What do you think? Do you know yourself? Are you willing to?

—-

In college, I majored in philosophy. I underlined all the important parts in my texbooks – the hard, the empirical, the deductive, the categorical. I underlined about half of each book. What I skipped over were the soft and squishy parts: know thyself, be virtuous, metaphysics, that kind of thing.

Years later I deigned to go to the School for Practical Philosophy. After a class or two, I realized it was powerful stuff. I also realized it was about the other half of the book – all the things I hadn’t underlined.

I still eschew the metaphysics stuff in favor of David Hume, but I have become a complete convert on the subject of Know Thyself.

Self-knowledge is one of the five trust skills that my co-author Andrea Howe and I describe in the Trusted Advisor FieldBook. In fact, it’s the capstone skill of the five skills we describe in that book, as well as in our workshop program Trust-based Leadership.

If “know yourself” strikes you as squishy, soft, fuzzy, left coast suburban buddhist hippie-talk homilies – like it used to strike me – then let me break it down and toughen it up for you. Because when you get it, it’s a lot tougher than the analytical subject-mastery behavioral neuro-babble that is too often celebrated in business today.

Know yourself means four things.

  1. To know yourself, you have to be able to see yourself objectively. The “you” that knows yourself cannot be the same as the “self” that you know. If you can’t do this, you’re doomed to always just doing and feeling the stuff that you always did and felt. You can’t do anything about it if you’re always in it.  (Hang on, I’ll tell you how later).
  2. If you know yourself, then you know what makes you the same as, and different from, the other 7.091 billion humanoids on the planet. And you are more same than different. Get over your terminal uniqueness. You are better than some billions, worse than other billions, on billions of continua. You fall into the broad middle billions of humanity. You ain’t all that.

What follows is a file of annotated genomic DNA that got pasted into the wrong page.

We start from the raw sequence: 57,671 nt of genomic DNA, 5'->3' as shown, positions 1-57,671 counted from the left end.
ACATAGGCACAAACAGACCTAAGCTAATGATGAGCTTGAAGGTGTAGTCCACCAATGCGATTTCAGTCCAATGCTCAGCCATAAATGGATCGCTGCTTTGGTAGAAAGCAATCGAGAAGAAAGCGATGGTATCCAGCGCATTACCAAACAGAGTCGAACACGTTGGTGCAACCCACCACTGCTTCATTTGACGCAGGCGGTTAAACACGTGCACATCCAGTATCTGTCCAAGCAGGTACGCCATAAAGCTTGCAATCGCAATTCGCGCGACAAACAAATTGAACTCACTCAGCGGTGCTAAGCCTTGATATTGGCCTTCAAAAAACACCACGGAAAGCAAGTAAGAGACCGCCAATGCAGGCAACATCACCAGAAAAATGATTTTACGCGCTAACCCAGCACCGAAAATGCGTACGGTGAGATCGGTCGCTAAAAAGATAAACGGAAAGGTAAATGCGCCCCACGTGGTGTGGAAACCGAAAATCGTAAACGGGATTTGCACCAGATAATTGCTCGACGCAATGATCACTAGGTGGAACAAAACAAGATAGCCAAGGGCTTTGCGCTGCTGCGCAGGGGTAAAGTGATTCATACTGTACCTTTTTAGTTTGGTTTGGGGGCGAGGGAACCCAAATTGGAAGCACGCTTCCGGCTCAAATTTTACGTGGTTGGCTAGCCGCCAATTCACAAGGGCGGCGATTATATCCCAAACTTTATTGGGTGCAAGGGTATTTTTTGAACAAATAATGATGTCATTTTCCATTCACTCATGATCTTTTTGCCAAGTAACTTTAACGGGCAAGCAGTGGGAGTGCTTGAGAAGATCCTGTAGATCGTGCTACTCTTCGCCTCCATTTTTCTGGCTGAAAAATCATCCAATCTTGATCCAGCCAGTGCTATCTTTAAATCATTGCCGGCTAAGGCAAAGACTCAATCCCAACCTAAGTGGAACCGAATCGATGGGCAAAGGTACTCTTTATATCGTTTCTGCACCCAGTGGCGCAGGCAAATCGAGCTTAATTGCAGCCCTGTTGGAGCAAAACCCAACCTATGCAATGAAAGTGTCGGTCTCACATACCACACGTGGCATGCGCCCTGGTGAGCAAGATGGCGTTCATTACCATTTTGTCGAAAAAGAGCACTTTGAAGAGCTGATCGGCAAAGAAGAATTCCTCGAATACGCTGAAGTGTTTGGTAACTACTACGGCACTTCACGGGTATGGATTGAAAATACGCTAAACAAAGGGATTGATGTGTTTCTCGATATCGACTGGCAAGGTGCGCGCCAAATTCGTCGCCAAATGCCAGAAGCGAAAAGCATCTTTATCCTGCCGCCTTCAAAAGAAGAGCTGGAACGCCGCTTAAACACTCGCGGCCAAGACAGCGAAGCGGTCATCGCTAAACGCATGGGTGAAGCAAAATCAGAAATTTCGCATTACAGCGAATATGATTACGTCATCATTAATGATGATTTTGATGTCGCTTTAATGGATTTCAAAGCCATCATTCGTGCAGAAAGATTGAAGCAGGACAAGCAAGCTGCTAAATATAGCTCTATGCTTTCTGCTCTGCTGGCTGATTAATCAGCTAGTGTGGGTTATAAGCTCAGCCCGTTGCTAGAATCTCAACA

3. Seeing who you are and recognizing your right-sized place in humanity, you can now find freedom. You don’t owe anybody anything, nobody owes you anything. Everything is a gift, or nothing at all. You make your own luck, you create your own suck. Your life is what you make of it, nothing more, nothing less. Success is heavily an inside job –  happiness, completely.
  4. Once free, you can decide what to do with your freedom. Since you no longer need anything, you are free to give, and to make the world a better place. And the collateral damage of doing good is that you get good back in return.

Because the universe has a way of paying you back.  I’m not talking about metaphysics and karma, I’m talking human nature. Way more often than not, people return good for good and evil for evil. By leading with good, you greatly increase the odds of receiving good. It’s not a cosmic principle thing – it’s just how people work. That’s concrete.

And it’s a powerful enough rule that you can make book on it – and do business based on it. It’s not guaranteed in every situation, instance or transaction – but it is ironclad in the long run across multiple events.

What Good is Knowing Yourself?

You mean, besides making you happy and free and attractive to other people?  Well, OK, here’s just one concrete specific item.

You know how sometimes you find out that someone thinks way more highly of you than you thought they did? Or that they think much worse of you? Either way, you know the shock when you discover the disconnect?

Knowing yourself prevents those shocks, because there’s no disconnect. But that’s just the tip of the iceberg. By knowing who you are and aren’t, you can maximize your potential. You don’t cause friction, waste and slippage by under- or over-shooting, or by seeking more or less from others than you should. When you know who you are, you can calibrate exactly what impact you will create in any given situation – no more guessing, wishing, hoping. That is empowering.